A fairly old game that's just been sitting on my shelf since I bought it last summer. Got around to playing it yesterday and completed it within a few hours. So it's a fairly short game, but what there was of it was incredibly fun and nothing like anything I'd played before. Graphics/art style of the game is very beautiful, crisp and clean too. Controls got a bit frustrating at times and I died very fast very often, but it was really fun. Plot wasn't much to be honest, but gameplay was enough to make up for it.

Apparently there's a 2 coming out soon, but most of the original team aren't involved apparently so I hope it ends up being good...
 
Prince of Leonster
Joined
Feb 9, 2012
Messages
797
Reaction score
2
Phoenix Wright: Ace Attorney: Dual Destinies

Story:

Pretty good. I've never played Ace Attorney apart from the Layton crossover, so I can't compare it to others in the series. While I'm not exactly a fan of some of the episodes just being kind of pointless in the grand scheme of things (Looking at you, the Monstrous Turnabout), they were all solid on their own. Where it really started to become fantastic, though, was Episode 4, especially the end. The best part about the story, though, is probably the very end, with the reveal of who set the whole plot in motion.
I mean, who would've suspected Bobby Fullbright?! Especially that he isn't even the real deal?!
I'll leave it at that, since it can get kind of deep, but I'll promise its good.

7/10

Music:

It's Ace Attorney. I've never played another and I know the music is always fantastic. This is no exception. The best one, though, is Pursuit: Keep Pressing On. With headphones on, it never failed to send chills up my back.

10/10

Graphics:

I was playing on the IOS, and I've heard the graphics are far better on there than the 3DS version. Lucky me. The visuals were splendid, especially compared to what I've seen of previous Ace Attorney games. Everything looks great, and the cutscenes are even better.

9/10

Difficulty:

This is where the game sort of falls short. Even in the final trial, sometimes I just saw a contradiction as clear as day and I didn't even need to press on anything. That sort of thing is excusable in the first episode or two, but it really shouldn't happen later on. It's still about right most of the time, though.

7/10

Characters:

To me, this is probably the most decisive factor for these sorts of games. I was really worried that many of the main characters would be bland.

I was not disappointed.

Phoenix Wright, with his mentor persona, was interesting, and the constant courtroom antics were always funny. He sometimes got annoying with his preaching that he must stop the dark age of the law, but it is alright, I guess. Apollo? Fantastic. Some of his developments are spoilers, so I'll omit them, but his trust issues were interesting. Athena... I'll admit, I found her as obnoxious as hell until I saw her with the black Psyche-Locks and Episode 5. She became solid after that in my eyes. Blackquill... I really need to stop fanboying over Blackquill... I found his character amazing as a prosecutor charged with murder, and the samurai metaphors were solid enough. His relationship with Athena and Aura were both quite interesting.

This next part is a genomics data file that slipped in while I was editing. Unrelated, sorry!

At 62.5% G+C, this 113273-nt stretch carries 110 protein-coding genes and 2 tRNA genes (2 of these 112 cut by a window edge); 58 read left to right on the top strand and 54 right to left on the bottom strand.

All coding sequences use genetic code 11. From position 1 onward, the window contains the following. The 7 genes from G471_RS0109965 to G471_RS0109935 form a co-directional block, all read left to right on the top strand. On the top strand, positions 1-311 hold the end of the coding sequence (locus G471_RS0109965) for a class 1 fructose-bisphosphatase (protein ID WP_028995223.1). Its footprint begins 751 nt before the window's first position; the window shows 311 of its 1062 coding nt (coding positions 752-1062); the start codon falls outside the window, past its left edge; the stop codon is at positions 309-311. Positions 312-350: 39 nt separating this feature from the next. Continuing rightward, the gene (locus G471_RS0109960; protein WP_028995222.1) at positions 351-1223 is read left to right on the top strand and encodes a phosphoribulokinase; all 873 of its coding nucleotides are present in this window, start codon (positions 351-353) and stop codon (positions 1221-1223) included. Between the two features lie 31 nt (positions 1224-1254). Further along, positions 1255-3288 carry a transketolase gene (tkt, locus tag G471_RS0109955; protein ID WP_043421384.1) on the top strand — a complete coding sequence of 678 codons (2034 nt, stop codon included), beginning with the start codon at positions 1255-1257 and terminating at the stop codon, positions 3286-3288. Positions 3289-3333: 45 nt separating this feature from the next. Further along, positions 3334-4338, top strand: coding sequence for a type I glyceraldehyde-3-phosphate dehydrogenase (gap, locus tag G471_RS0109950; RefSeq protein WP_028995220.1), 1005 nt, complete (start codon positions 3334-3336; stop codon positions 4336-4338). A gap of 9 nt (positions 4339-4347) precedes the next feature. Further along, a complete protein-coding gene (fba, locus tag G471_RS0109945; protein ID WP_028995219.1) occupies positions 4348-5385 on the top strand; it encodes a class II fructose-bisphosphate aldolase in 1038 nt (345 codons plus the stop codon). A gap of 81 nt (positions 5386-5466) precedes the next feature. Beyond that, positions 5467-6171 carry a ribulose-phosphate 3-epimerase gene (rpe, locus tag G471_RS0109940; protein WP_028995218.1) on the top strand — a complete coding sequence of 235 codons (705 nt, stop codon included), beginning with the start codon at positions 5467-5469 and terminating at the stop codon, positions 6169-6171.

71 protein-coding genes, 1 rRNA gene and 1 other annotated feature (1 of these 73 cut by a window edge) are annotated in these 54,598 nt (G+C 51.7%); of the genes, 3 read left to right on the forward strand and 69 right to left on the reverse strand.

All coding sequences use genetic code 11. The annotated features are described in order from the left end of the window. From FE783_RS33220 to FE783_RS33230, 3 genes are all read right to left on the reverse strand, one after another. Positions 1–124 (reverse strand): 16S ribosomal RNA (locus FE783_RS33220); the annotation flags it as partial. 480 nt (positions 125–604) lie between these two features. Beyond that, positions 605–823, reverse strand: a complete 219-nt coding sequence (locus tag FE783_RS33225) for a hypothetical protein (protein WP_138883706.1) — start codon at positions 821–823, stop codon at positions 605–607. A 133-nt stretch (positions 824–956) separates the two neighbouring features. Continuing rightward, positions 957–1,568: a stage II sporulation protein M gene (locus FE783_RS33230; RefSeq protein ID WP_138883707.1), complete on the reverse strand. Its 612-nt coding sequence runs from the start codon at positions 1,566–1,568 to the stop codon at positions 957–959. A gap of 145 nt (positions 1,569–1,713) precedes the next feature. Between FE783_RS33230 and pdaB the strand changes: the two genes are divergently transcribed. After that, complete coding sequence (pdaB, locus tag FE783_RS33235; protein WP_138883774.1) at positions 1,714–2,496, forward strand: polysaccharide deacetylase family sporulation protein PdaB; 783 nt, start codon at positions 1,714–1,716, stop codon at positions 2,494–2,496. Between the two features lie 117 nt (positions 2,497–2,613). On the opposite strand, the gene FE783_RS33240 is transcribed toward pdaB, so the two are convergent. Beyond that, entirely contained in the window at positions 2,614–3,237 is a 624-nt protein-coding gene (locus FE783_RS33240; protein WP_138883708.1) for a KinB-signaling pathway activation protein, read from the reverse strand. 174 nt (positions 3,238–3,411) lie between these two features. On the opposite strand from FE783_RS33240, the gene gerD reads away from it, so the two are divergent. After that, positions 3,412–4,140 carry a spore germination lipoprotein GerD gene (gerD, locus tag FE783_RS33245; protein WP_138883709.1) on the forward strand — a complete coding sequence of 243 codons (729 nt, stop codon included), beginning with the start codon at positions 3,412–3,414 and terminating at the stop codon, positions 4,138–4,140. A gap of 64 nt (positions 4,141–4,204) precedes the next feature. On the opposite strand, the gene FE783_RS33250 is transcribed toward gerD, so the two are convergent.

The villains, while somewhat bland, did their job. In particular, however, L'Belle stands out as terrible. At least the villain of Episode 3 was downright hilarious at the end; L'Belle just flopped in every category. Tonate was... fine, I guess, and Phantom... was fantastic, as mentioned previously.

Oh, and Edgeworth is Edgeworth. Always amazing, always impressive.

9/10

Overall rating: 8.5/10
 
Space rock
Joined
Feb 4, 2015
Messages
825
Reaction score
304
I'm going to talk about Final Fantasy IV, but I'm not gonna give it a numerical score because these are completely subjective.

Story:

The story in the game is really cool. Dem plot twists man. It's really emotional at times.

Music:

Easily the best part of the game. I'm a sucker for videogame soundtracks and this one does not dissapoint. All songs are amazing, no exception at all.

Graphics:

The graphics are good. They could be better, other SNES games like EarthBound and Super Mario World are better in that regard, but they are still solid.

Difficulty:

Some bosses were really hard, but overall the difficulty was okay. Though that might be because I played the english version which is easier than the japanese one. lol

Characters:

The cast of characters is amazing. All of them have cool personalities and none of them feel boring or unnecessary.

Final Fantasy IV is amazing and is now one of my favorite games ever. I definitely reccomend it.
 

Zeb

what is your spaghetti policy here?
Joined
May 9, 2010
Messages
12,582
Reaction score
6,314
Tales from the Borderlands Episode 2: 8/10